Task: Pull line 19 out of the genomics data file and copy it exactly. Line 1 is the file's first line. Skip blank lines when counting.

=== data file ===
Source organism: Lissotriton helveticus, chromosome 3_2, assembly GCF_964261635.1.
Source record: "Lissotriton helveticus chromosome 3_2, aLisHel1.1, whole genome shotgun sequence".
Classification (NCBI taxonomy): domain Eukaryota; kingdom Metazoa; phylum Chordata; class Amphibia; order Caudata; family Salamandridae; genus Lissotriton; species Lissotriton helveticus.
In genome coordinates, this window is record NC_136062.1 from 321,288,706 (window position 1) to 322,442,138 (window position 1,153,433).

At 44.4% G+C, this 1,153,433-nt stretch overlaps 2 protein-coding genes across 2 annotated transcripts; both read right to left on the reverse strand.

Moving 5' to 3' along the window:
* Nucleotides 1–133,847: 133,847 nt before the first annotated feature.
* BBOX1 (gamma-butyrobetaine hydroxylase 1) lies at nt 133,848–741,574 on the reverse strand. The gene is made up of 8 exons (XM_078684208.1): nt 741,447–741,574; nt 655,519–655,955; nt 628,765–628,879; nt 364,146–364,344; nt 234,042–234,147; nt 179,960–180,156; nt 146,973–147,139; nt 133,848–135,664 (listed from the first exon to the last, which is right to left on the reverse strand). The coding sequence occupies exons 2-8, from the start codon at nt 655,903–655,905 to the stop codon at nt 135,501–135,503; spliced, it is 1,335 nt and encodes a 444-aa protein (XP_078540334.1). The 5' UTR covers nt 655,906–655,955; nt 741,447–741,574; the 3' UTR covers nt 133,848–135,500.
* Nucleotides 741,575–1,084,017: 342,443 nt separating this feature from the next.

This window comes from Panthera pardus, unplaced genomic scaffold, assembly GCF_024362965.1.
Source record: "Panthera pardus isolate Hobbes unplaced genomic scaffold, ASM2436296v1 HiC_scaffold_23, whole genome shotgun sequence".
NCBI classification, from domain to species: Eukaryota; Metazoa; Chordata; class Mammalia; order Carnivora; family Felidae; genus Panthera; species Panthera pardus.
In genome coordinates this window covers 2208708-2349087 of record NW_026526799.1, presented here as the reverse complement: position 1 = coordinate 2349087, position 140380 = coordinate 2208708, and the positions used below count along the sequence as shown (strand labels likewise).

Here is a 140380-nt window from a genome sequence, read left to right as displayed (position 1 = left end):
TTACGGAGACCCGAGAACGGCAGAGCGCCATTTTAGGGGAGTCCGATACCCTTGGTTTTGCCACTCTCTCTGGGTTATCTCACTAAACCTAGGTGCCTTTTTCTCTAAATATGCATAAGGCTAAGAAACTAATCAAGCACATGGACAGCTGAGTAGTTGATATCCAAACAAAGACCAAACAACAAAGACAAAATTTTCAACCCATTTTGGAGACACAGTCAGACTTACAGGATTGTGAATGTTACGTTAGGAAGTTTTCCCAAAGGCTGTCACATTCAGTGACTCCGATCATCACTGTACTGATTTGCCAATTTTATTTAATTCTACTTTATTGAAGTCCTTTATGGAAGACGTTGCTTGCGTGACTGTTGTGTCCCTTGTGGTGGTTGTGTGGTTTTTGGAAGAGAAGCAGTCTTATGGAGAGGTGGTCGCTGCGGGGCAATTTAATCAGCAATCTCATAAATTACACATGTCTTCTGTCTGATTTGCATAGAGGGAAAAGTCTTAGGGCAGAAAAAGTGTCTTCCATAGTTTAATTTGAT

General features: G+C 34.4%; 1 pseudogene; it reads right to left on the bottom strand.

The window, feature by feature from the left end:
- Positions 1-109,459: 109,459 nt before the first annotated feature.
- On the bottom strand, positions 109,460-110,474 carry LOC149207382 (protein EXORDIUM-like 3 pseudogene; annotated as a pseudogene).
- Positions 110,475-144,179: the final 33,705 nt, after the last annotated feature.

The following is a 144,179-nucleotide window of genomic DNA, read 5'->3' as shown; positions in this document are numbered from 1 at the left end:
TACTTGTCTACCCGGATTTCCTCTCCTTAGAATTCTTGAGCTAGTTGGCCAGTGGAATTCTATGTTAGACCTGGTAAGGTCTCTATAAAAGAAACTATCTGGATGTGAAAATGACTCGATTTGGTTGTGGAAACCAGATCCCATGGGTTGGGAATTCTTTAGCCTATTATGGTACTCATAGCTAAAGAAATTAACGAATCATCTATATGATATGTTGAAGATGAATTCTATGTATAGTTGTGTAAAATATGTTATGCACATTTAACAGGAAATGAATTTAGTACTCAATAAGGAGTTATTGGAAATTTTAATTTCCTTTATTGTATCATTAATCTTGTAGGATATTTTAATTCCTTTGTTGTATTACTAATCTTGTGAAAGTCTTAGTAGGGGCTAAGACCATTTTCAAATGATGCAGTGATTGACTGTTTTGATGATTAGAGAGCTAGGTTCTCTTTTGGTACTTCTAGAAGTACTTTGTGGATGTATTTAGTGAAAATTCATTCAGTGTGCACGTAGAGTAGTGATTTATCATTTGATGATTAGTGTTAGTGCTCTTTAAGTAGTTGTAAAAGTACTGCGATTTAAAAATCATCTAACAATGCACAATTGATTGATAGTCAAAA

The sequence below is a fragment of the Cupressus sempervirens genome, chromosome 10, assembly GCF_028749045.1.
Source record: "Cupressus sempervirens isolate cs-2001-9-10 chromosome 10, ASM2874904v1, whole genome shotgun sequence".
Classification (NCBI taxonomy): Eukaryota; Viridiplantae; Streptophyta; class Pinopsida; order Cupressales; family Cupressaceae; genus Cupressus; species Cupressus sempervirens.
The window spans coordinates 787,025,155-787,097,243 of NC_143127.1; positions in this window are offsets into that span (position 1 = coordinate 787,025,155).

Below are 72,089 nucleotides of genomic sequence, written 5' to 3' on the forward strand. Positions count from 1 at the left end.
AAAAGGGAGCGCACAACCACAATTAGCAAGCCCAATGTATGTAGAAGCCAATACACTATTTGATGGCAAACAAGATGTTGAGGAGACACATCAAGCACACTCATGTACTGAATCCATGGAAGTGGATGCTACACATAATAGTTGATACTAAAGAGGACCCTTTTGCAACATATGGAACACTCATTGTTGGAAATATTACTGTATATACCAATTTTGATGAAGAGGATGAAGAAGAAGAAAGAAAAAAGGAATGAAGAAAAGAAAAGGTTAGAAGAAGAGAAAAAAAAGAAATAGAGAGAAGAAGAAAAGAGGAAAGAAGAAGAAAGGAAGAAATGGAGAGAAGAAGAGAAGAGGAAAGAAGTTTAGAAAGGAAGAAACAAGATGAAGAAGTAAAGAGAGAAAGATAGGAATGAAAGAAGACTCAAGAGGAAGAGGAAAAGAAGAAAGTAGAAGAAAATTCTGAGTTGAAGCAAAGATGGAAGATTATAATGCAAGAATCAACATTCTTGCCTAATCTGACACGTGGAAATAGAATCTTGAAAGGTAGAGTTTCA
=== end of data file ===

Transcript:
- On the bottom strand, positions 109,460-110,474 carry LOC149207382 (protein EXORDIUM-like 3 pseudogene; annotated as a pseudogene).